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all threats of choice for determining everything from national direction to acquisition

program funding. This topic enjoyed an increase in available literature, governmental

policy, military doctrine, and public opinion over the past ten years for three primary

reasons:

1. The fall of the Soviet Block as the most significant and dangerous

threat faced by the US and the Western world. The Soviet Block developed, produced,

and trained with NBC weapons; maintained redundant and ready delivery means; and

portrayed a credible and certainly viable threat to the US homeland. This threat was

effectively accepted in the public eye by balancing it against the unthinkable mutual

assured destruction doctrine. The philosophy of--no rational state would think about

using these weapons in the United States lest the favor be returned to them--was enough

to deaden the public’s perception that it was of real concern to their immediate life and

liberty.

Therefore, Congress and the Defense Department, while building and maintaining

a credible nuclear deterrent, focused most of its attention on containing the Soviet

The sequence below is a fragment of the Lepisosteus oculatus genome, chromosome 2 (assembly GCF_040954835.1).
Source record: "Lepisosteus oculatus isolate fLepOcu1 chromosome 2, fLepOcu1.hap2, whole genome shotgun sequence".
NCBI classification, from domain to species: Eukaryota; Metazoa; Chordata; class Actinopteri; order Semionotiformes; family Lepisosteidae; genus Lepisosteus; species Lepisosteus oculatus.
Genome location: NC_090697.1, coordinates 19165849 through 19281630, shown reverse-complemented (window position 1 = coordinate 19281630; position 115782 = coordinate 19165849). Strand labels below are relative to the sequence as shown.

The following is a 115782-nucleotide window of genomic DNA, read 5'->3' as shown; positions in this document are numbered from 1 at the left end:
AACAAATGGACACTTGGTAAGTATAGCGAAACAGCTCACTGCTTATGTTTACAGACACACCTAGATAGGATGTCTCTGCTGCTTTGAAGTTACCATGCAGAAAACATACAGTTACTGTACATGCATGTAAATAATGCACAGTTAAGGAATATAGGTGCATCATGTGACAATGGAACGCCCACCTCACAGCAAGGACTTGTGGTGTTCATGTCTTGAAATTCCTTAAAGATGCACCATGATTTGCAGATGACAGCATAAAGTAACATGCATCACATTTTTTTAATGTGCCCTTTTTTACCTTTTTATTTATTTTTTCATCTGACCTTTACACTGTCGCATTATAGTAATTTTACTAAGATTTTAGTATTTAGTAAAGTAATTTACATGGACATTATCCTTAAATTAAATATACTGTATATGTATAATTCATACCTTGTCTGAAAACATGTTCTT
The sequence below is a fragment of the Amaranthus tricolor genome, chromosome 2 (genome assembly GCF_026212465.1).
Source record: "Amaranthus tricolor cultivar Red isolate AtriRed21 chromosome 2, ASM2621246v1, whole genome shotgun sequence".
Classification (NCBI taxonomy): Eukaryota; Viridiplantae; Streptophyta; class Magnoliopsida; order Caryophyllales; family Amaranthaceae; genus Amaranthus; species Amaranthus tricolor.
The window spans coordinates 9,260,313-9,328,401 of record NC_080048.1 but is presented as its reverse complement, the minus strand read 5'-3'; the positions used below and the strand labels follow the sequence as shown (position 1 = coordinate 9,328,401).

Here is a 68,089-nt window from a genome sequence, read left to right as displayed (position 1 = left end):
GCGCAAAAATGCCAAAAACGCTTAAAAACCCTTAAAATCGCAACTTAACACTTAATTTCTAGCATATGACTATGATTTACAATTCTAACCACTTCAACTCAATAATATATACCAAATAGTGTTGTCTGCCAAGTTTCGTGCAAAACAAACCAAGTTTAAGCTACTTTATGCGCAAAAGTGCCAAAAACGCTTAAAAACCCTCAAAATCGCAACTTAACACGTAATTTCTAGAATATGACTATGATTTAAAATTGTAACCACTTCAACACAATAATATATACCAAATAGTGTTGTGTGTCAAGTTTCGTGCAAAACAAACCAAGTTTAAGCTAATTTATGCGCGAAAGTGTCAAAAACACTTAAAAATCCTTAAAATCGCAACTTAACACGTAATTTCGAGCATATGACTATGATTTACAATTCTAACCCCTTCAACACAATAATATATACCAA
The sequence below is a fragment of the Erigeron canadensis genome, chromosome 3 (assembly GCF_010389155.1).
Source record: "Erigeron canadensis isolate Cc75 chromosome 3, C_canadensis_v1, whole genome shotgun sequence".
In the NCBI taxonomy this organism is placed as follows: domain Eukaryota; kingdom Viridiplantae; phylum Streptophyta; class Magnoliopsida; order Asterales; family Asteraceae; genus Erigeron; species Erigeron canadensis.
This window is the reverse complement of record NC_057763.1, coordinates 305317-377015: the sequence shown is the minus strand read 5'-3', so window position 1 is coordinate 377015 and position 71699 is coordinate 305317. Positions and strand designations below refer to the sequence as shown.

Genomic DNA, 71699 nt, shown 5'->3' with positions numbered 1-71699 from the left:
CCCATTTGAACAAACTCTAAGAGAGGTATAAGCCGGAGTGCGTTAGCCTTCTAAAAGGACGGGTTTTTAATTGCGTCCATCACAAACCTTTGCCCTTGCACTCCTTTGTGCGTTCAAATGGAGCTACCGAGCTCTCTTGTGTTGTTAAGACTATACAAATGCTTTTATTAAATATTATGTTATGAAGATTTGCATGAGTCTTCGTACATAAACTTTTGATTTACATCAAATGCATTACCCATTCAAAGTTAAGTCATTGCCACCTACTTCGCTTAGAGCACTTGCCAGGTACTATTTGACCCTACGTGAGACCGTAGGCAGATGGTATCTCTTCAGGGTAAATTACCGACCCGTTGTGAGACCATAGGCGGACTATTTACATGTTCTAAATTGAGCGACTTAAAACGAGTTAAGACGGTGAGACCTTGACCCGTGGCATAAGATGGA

Block’s conventional threats. Afterall, the Soviet Block conventional forces were the

other measurable threat of the day. Today however, that threat is gone yet the world

remains an highly uncertain place. At least one senior Army General pointed out that this

rapidly changing world driven by enhanced technological innovations brings with it “a

time when we in this country are subject to attack with WMD delivered by well-informed

terrorists.”6 The Commander of the US Army Forces Command (FORSCOM) goes on to

stress that, while the US is the sole remaining superpower, it may not be such a good

thing after all.7 Simply put, it appears the loss of the Soviet conventional threat

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